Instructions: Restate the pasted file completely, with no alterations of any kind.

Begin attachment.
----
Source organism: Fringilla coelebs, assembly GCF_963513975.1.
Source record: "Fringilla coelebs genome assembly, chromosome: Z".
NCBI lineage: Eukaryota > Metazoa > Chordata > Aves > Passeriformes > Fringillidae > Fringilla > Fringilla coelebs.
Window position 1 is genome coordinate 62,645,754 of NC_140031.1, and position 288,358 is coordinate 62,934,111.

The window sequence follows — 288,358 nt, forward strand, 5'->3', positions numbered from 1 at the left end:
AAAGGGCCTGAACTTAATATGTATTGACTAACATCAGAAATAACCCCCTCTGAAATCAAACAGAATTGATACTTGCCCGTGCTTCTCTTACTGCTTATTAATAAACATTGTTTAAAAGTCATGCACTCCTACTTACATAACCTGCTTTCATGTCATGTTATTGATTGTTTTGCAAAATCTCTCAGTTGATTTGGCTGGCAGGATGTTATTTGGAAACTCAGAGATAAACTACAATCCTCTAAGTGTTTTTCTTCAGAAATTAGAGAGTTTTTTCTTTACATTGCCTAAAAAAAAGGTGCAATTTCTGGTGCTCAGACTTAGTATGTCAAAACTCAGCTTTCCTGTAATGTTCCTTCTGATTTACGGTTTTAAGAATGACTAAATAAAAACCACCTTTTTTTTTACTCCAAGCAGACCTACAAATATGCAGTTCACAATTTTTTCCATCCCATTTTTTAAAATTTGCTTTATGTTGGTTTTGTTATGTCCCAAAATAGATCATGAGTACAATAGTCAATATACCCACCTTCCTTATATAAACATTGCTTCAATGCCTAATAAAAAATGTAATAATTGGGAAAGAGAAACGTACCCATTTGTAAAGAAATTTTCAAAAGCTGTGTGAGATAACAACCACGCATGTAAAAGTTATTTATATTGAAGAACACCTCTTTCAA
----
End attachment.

Source organism: Fringilla coelebs, assembly GCF_963513975.1.
Source record: "Fringilla coelebs genome assembly, chromosome: Z".
NCBI lineage: Eukaryota > Metazoa > Chordata > Aves > Passeriformes > Fringillidae > Fringilla > Fringilla coelebs.
Window position 1 is genome coordinate 62,645,754 of NC_140031.1, and position 288,358 is coordinate 62,934,111.

The window sequence follows — 288,358 nt, forward strand, 5'->3', positions numbered from 1 at the left end:
AAAGGGCCTGAACTTAATATGTATTGACTAACATCAGAAATAACCCCCTCTGAAATCAAACAGAATTGATACTTGCCCGTGCTTCTCTTACTGCTTATTAATAAACATTGTTTAAAAGTCATGCACTCCTACTTACATAACCTGCTTTCATGTCATGTTATTGATTGTTTTGCAAAATCTCTCAGTTGATTTGGCTGGCAGGATGTTATTTGGAAACTCAGAGATAAACTACAATCCTCTAAGTGTTTTTCTTCAGAAATTAGAGAGTTTTTTCTTTACATTGCCTAAAAAAAAGGTGCAATTTCTGGTGCTCAGACTTAGTATGTCAAAACTCAGCTTTCCTGTAATGTTCCTTCTGATTTACGGTTTTAAGAATGACTAAATAAAAACCACCTTTTTTTTTACTCCAAGCAGACCTACAAATATGCAGTTCACAATTTTTTCCATCCCATTTTTTAAAATTTGCTTTATGTTGGTTTTGTTATGTCCCAAAATAGATCATGAGTACAATAGTCAATATACCCACCTTCCTTATATAAACATTGCTTCAATGCCTAATAAAAAATGTAATAATTGGGAAAGAGAAACGTACCCATTTGTAAAGAAATTTTCAAAAGCTGTGTGAGATAACAACCACGCATGTAAAAGTTATTTATATTGAAGAACACCTCTTTCAA